Spring is here, that means the flats will start to come alive once again. March is one the best months for anglers looking to complete the inshore slam. Snook, redfish, and trout will all be looking to congregate on the flats in search of baitfish. With water temps rising, fish will need to feed more as their metabolism increases. The primary bait source that these fish feed on are scaled sardines, or pilchards. The flats provide an excellent habitat for these small baitfish, and when they show up, the predators are not far behind.
Snook Fishing in March
The snook will start to work their way from the backcountry waterways and residential canals to stage up along the flats. Virtually any stretch of mangrove shoreline will provide snook with areas to stage up and wait for baitfish to pass by. Live chumming with baitfish is a technique used to coerce the snook out of the mangrove roots so they can be hooked and then it’s up to the angler to win the battle as the snook will try to dart right back into the woven overhanging jungle of the tree roots. Snook are protandric hermaphrodites, meaning they change from male, to female. This transition usually happens when the fish reaches 26” to 30”. The big females can grow to 48”. Snook are fun to catch, and give the angler a series of runs and jumps.
Fishing For Redfish in March
Redfish will be roaming the flats together and can often be seen following the mullet schools picking off any crustaceans disturbed by the mullet. They feed primarily on shrimp, worms and crabs but again, with the influx of the baitfish, they will turn their focus to the pilchards in the spring. Sometimes we run across schools of redfish that we can chum up and get them to stay in one area feeding while we cast into the madness. Other times we see the fish spread out working an area on a flat around an oyster bar and the approach becomes a little different. Either way redfish give a powerful fight for the angler on light tackle in skinny water. They do not jump like the snook, but they will give long runs. It is not uncommon to be catching redfish in the slot, 18 to 27 inches, and out of nowhere an overslot fish eats and that reel sings a little louder.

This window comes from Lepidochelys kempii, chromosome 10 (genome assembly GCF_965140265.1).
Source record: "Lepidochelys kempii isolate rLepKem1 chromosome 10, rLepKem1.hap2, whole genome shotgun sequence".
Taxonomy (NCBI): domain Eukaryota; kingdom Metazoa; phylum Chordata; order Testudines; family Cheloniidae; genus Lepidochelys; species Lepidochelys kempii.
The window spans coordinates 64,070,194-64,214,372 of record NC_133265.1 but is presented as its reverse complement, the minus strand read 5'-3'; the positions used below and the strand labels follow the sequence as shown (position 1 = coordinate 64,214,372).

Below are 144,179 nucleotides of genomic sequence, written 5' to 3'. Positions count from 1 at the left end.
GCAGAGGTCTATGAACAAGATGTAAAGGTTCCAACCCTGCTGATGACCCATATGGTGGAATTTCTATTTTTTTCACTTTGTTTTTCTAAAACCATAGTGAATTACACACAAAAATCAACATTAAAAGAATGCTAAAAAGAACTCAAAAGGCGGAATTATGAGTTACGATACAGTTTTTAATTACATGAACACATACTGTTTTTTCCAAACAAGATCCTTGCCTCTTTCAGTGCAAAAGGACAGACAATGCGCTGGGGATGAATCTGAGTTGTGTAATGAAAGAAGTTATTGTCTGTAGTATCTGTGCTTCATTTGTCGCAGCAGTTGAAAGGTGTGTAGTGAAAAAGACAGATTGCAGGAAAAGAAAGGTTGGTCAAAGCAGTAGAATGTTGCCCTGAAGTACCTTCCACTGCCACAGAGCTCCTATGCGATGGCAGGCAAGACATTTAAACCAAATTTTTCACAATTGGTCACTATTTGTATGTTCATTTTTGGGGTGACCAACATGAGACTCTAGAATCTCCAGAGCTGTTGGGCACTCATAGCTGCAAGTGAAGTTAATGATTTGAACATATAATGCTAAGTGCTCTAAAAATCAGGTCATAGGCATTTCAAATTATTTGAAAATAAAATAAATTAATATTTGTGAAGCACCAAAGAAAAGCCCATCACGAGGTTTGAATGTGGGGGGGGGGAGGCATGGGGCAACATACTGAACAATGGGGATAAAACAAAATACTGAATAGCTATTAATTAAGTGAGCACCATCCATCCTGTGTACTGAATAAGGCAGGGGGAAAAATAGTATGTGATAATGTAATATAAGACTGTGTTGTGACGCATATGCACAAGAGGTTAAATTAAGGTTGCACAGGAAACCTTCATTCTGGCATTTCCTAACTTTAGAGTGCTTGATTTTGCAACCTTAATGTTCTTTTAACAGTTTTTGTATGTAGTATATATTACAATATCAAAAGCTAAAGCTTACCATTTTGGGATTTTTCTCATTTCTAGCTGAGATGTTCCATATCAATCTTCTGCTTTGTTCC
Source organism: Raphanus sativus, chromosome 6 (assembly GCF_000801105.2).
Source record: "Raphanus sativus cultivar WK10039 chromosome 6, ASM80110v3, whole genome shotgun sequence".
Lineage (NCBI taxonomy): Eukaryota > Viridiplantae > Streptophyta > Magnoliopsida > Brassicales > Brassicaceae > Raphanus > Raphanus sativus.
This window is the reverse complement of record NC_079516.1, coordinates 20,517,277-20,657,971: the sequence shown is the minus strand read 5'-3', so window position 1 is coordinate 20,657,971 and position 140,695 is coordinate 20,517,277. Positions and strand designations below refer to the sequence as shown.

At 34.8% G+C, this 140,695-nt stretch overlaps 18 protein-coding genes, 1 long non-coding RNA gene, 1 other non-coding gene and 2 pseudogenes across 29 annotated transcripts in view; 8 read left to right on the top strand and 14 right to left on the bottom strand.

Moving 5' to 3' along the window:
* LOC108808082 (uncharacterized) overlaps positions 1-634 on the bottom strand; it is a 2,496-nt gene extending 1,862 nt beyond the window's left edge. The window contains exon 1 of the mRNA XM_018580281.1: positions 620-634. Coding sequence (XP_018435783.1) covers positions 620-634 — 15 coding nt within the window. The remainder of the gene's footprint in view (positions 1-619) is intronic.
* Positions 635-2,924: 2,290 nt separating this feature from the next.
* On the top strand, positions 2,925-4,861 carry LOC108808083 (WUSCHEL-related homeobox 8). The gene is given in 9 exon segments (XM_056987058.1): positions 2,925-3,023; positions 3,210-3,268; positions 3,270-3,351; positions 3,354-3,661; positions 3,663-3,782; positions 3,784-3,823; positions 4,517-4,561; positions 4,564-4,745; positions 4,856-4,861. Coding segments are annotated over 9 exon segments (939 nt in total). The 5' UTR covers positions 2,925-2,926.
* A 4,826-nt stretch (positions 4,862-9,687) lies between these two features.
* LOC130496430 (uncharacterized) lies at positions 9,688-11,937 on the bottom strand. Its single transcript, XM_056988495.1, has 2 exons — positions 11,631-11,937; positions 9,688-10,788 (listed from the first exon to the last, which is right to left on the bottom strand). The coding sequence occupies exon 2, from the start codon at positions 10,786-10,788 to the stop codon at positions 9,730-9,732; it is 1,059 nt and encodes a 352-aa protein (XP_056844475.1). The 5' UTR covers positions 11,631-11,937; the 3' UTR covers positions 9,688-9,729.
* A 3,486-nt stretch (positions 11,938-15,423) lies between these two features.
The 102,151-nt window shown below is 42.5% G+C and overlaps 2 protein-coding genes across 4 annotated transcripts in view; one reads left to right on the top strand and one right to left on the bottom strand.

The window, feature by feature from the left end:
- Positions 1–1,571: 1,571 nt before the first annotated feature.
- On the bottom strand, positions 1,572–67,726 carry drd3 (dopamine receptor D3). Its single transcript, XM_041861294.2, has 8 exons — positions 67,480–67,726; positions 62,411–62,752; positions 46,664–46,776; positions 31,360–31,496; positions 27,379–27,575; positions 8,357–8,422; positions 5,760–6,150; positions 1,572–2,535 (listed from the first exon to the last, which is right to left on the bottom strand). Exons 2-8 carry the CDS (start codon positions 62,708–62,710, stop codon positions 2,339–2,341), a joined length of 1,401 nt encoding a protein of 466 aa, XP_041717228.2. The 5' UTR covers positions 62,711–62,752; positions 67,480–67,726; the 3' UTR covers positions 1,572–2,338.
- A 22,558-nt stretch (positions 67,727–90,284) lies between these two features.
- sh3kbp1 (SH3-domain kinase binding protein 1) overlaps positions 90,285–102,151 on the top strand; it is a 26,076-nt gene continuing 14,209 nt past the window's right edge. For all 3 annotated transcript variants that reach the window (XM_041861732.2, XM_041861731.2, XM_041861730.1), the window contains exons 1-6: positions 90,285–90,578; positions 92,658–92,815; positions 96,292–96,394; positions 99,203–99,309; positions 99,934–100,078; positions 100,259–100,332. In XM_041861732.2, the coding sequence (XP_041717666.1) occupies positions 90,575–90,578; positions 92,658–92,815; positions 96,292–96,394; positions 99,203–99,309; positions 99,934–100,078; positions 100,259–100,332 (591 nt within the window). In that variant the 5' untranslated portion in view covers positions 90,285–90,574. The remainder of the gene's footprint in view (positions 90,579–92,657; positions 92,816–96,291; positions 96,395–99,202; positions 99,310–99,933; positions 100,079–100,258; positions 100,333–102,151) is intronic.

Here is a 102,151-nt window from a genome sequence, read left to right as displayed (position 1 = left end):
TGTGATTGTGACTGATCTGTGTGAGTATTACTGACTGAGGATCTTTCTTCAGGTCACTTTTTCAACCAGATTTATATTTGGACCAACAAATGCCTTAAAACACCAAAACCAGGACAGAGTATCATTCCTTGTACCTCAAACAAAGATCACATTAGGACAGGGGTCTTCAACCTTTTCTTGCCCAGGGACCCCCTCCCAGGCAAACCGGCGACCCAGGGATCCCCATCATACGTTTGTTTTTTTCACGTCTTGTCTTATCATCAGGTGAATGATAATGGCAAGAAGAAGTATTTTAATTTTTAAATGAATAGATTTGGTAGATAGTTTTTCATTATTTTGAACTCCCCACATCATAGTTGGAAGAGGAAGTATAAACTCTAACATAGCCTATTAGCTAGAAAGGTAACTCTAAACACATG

Trout Fishing in March
Trout are going to be sitting on the edges of the flats during the spring. We like to look in depths between 3 and 5 feet with good grass patches. The deeper grass patches allow the trout to use the grass as cover and attack bait fish swimming above. A lot of anglers will target trout using topwater plugs, and can provide some exciting action fishing them this way. Once the fish are located they can be chummed up just like the snook and redfish. A common practice for us is fishing them with a bobber 18 inches above the bait. This is not for the angler to see when they get a bite, it is more to keep that bait in the strike zone and prevent that bait from tangling itself in the grass. Trout typically range between 13 to 20 inches, but as with fishing, bigger ones sometimes surprise us.
What else is biting?
Other species like cobia, jack crevalle, mangrove snapper, ladyfish, sharks and spanish mackerel will also be targeting these baitfish. If we are chumming up fish and a school of jack crevalle swim by, hang on! They provide anglers with a powerful fight with their streamlined body shape and big forked tail. Sometimes curious sharks or cobia will inspect the action, and that can be a shock when you are catching trout, and all of a sudden your rod tip is doubled over.
Clearwater Fishing Report for March
March fishing can be awesome here in Clearwater. It’s a sign that our short winter season is over, and we can all get back to fishing for these awesome gamefish. The warm salt air leaving the dock is a feeling that all fisherman can relate to. It is like our pregame warmups. Some days we pull up to the first spot and the fish cooperate and are ready to party. Some days the fish makes us fishermen work for it. Luckily for us, we are pretty good at this and most times we prevail.